Musaed Al Hulis is one of our artist’s selection from the exhibition currently running at the Utah Museum Of Contemporary Art (UMOCA) , Cities of Conviction. Musaed holds a masters’ degree in Design and Analysis of Vehicle Systems from the University of Huddersfield in the UK. He’s also a lecturer at the Technical College in Jeddah, a board member at the Fine Artists’ House, the Founder and Director of Tasami Creative Lab in Jeddah and is also Deputy Director General of the Center.
We selected his work for the incorporation of retro yet contemporary elements to pieces that have a symbolic meaning beyond their edgy aspect.
Tell us a bit about your artistic journey. How did you start and how did you get to your latest project?
I started out with local participations in some of the group exhibitions within Saudi Arabia, but the actual start was through the Athr gallery , where I had the opportunity to show the first artwork I have done (Dynamic) at Art Dubai in 2012. International participants then took part in more than 20 international exhibitions. My first personal exhibition was held in Berlin in 2014 in ABC with the organization and coordination of the Gallery impact. My second Personal Exhibition (Mihrab) was held in Sharjah in 2015.
Your series The Sleep of the Wicked has a very strong visual identity. Can you give us an overview of what it is about and the role of the prints within the creative process?
My last work was the seven places of prostration, and how it deals with the effect of prayer on the general behavior of the Muslim as well as how the prayer should leave a spiritual and not physical effect on people in the everyday life.
The sleep of the wicked is a cult, one of the most famous sayings in the Arab countries, spoken to the despot and oppressed in darkness. Through the raw materials used and the form of work, the recipient can relate to what he saw. I tried to use the sponge/matress with the form of an Islamic Mihrab to link sleep and worship as well as a popular cloth called Shalki which was used to link the work with local culture and folk language.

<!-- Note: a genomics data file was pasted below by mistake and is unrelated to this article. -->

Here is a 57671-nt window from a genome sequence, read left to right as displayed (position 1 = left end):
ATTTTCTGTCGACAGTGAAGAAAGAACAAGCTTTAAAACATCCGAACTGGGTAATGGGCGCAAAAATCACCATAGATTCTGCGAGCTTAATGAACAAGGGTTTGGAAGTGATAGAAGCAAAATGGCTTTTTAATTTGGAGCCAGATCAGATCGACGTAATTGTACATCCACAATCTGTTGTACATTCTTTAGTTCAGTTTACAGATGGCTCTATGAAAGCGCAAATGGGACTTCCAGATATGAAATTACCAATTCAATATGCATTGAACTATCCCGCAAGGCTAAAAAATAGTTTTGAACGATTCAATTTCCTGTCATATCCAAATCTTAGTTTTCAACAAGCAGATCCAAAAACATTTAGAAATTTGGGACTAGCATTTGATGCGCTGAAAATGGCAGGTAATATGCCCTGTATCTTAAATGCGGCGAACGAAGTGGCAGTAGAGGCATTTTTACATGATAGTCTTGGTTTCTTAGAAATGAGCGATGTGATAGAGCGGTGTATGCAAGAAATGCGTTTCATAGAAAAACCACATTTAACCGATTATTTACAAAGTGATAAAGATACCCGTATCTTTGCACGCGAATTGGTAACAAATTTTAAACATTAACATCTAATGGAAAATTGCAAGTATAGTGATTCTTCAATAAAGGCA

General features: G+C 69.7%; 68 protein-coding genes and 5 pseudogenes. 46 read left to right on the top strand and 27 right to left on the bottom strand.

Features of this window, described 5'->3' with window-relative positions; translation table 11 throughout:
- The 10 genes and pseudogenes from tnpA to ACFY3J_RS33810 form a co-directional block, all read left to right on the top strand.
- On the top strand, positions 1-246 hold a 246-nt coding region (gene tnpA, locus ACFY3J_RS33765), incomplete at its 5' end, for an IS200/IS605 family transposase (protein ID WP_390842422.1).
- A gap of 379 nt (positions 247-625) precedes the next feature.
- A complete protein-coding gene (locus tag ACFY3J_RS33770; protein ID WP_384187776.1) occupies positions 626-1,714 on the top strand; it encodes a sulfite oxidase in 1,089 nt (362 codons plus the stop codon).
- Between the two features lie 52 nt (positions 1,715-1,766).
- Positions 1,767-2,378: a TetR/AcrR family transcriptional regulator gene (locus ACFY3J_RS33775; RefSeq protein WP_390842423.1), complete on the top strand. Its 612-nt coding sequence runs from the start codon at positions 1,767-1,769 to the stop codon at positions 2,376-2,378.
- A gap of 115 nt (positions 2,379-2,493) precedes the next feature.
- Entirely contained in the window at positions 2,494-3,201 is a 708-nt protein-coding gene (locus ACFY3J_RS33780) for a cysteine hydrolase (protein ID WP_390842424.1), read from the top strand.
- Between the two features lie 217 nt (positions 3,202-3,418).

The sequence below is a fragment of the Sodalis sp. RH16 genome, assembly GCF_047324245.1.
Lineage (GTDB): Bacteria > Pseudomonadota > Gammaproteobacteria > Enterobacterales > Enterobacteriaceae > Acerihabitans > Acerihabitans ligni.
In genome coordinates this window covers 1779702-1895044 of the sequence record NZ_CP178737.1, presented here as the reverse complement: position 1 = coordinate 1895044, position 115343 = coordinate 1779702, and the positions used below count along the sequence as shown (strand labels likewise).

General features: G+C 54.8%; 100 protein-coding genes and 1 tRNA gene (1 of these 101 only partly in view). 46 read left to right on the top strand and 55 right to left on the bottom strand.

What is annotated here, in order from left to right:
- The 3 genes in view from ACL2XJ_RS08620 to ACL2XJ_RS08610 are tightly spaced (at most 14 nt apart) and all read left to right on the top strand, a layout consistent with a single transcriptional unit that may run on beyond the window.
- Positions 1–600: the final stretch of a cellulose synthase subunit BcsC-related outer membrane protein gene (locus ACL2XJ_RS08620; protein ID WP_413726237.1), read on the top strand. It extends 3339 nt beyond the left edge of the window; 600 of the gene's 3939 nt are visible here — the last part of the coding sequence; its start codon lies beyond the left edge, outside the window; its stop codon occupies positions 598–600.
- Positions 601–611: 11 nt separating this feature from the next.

Do you have any favourite media of creation?
The truth is that I have no specific material in my work and I always try to come up with different and new materials. It is important to have a correlation between the raw materials and the idea of working to reach the recipient. I am sure that the raw materials are not exclusive to anyone and can be addressed by more than one artist. Each artist has his method of production and looks at the importance of the arrival of the idea smoothly without complication.
What are your future projects? Any dream collaboration?
I have many ideas and projects that I hope will soon be produced. My work will deal with the religious and worldly relations between the worshiper and the idol.